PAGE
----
I will never forgive you for all those hours you spent in my house, looking me in the eye, holding my foster son accountable, asking me point blank if I’d had enough, listening to me, trusting my judgment, only for, one year later, for you never to trust me again.

I have been teaching for more than twenty years. I have seen belt marks on children. I have heard stories of sexual abuse. I have called to report starvation, emotional abuse, neglect, alcoholism, and drug addiction. I have done my job to protect the children who shuffle in and out of my life year after year.

And I thought you could do yours.


So is mine.

Only one of us is doing it right today.

And it is not you.

Bites and Pieces

There isn’t a photo today, unless my mantra-cup, “Bless This Hot Mess” can be my actual mantra. There is a meal, a beautiful meal that New York Times Cooking thinks a regular person can make in forty-five minutes. A meal that involves chopping then roasting cashews, skinning then mincing fresh ginger, garlic, chopping a bell pepper into bits, washing rice, slicing two-inch sections of green onions, and preparing cilantro. Also cutting and cooking chicken before the oven part. I don’t have a photo of my youngest and my husband and me, making a mess of this kitchen before I cleaned it, trying to make this meal in forty-five minutes between the three of us.

I just have this. This meal to eat while we listen to and argue about Bruce Springsteen (The BOSS) and discuss our days.

Oh, our days. Bruce was under pressure to change a card (a card as big as a board game and twice as heavy), Rio was under pressure to meet her social and familial weekend obligations, me under the pressure of society to not tell a student’s caseworkers that her foster mother isn’t good enough because.

Because there are no more foster mothers available. Because it isn’t horrible enough that her mother was murdered by the Taliban, and that she’s living in a home that doesn’t recognize or celebrate her culture or speak her language, because she may never see her brothers and father and baby sister again.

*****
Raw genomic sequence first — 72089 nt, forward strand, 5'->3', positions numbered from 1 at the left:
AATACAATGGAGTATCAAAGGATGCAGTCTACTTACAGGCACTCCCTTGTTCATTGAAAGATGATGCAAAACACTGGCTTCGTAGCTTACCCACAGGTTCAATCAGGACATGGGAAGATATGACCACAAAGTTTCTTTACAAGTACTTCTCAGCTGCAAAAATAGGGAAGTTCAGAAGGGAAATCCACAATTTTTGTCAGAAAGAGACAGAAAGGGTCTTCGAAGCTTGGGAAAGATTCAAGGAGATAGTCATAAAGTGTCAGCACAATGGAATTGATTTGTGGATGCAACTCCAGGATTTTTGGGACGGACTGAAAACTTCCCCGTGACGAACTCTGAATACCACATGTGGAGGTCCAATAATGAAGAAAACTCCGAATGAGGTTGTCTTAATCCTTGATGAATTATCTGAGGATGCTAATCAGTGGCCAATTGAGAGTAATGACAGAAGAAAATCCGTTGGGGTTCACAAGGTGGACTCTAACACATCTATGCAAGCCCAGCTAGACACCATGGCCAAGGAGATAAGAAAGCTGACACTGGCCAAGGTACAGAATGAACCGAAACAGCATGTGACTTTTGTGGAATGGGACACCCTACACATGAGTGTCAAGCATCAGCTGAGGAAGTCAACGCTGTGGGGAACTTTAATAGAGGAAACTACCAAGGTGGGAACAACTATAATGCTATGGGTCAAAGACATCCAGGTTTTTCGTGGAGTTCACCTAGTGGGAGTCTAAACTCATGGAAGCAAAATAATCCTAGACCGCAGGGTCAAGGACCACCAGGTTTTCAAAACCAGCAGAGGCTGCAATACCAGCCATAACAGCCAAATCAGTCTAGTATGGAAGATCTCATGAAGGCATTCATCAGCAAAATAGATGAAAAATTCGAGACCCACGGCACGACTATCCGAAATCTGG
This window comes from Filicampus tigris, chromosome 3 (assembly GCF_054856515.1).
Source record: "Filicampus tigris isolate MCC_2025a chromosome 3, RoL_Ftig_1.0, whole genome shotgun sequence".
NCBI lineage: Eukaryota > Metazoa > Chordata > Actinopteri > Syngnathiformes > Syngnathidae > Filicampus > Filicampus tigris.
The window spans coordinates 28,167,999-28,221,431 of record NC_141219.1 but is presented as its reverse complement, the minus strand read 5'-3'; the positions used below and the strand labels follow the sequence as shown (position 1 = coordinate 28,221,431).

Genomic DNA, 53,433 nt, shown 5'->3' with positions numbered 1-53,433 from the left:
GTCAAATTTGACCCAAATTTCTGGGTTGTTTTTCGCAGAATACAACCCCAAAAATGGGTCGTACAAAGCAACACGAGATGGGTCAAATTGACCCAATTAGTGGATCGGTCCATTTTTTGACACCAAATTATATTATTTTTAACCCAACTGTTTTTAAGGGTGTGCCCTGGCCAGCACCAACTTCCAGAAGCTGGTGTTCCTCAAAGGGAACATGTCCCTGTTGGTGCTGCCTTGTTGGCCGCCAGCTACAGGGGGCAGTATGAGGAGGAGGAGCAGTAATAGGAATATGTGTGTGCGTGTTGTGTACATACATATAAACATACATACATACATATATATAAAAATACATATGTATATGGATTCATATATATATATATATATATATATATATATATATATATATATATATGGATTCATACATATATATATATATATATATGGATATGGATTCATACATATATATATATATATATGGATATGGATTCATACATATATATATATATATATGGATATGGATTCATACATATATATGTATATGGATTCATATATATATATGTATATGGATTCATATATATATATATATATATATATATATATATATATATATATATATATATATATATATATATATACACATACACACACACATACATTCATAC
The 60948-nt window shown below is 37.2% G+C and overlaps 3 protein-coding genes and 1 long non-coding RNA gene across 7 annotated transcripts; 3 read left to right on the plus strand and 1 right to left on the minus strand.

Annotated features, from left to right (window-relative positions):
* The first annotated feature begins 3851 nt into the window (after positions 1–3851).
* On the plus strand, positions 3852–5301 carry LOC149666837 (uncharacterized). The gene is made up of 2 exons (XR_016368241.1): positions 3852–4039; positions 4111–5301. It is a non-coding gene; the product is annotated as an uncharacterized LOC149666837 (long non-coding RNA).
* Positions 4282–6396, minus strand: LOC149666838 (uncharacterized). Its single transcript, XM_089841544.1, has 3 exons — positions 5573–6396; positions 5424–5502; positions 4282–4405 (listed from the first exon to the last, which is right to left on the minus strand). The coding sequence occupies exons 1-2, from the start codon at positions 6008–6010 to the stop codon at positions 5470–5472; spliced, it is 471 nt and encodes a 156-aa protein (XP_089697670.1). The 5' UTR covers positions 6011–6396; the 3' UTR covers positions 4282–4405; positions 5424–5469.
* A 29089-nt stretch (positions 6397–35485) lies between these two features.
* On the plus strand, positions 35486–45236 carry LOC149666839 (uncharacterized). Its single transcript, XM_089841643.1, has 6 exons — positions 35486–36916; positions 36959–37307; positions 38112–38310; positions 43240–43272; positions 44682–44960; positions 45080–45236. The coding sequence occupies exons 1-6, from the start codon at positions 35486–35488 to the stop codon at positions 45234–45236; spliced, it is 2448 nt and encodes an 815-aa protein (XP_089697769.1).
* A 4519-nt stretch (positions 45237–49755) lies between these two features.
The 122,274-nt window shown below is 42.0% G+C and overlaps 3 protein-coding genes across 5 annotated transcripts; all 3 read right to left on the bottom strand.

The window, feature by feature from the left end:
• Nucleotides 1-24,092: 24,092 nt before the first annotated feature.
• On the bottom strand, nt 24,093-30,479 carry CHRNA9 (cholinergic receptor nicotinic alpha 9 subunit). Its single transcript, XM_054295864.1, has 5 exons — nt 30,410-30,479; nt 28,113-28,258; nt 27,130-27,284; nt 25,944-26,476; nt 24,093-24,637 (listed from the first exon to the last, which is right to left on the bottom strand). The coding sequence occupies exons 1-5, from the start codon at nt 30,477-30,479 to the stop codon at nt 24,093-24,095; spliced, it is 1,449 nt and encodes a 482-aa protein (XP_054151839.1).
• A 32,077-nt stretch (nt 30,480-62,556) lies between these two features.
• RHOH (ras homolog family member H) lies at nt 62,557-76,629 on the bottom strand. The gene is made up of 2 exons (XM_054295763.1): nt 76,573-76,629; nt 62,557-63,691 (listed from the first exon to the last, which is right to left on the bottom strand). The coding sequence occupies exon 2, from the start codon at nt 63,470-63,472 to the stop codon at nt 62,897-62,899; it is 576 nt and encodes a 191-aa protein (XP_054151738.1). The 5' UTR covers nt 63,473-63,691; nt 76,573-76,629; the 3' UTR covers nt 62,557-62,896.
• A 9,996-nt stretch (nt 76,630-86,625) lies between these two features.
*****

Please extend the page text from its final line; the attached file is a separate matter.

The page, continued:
It isn’t enough. It is never enough. The crying, the screaming, the desire to be perfect, the accusations, the pain that seeps through every word, the trauma that breathes through every breath.

I wish I could just change a too-heavy card, or balance my sleepover with my obligation to my grandparents, or just be a kid or just be a human who doesn’t have to carry the weight of all these humans.

But I can’t. I can’t cook this meal in forty-five minutes, NYT Cooking, and you should stop lying to people. You can’t bring your mother back, and you should stop lying to people. You shouldn’t make false accusations, and you should stop lying to people.

People who could lose their jobs, their lives, and all the love they’ve given in twenty years of carrying the weight of these kids. People who put on a musical rehearsal of Beauty and the Beast just so my poor kids could see it. People who spend half of their summer taking your kids to every place they could ever imagine because they couldn’t see those places otherwise. People who love your kids as fiercely as you do and for some reason you can’t see it,

You can’t see me.

What does it mean to be a teacher in the twenty-first century? It carries a weight that you can’t imagine carrying because nothing, nothing is more enticing than a 24/7 entertainment device that every kid carries in their pocket. Nothing is more enduring than teenage love or parental defense. Nothing matters more than a grade. Nothing compares to the TikTok video or Instagram caption–not a cultural connection, a passion for language, or a pile of free clothes.

It is like this meal. Sticky rice coconut chicken. It has everything: cilantro, ginger, coconut milk, basmati rice, a yellow bell pepper, garlic minced to perfection, chicken broth, scallions, hot sauce, a dutch oven pan that fits into the best-ever toaster oven, a bubbling bite with perfect spice… Everything.

But it’s a lie. It’s not a Wednesday night meal. It does not take forty-five minutes to prepare.

It takes years, twenty years of patience and a pinch of forgiveness to make this possible.

And you can taste it in every bite. Every bite that you put in your mouth and every bite that bites you back.

Taste it. The creamy coconut, the sriracha, the beauty of the world swirling in the rice.

And bite back.

Thank You (In Every Language)

There aren’t enough words, in English or Dari, Pashto, Spanish, Arabic, Tigrinya, Romanian, Swahili, Kinyarwanda, or the twenty-three languages of Guatemala, to express my gratitude today.

Today was EXHAUSTING. It started with the first time this semester that I drove my car to work. Yes, I have been walking in the snow and ice that has stolen Denver’s mild winter this season. Yes, I have ridden my bike all of seven times. No, I haven’t driven my gas-guzzling car even once.

Until today.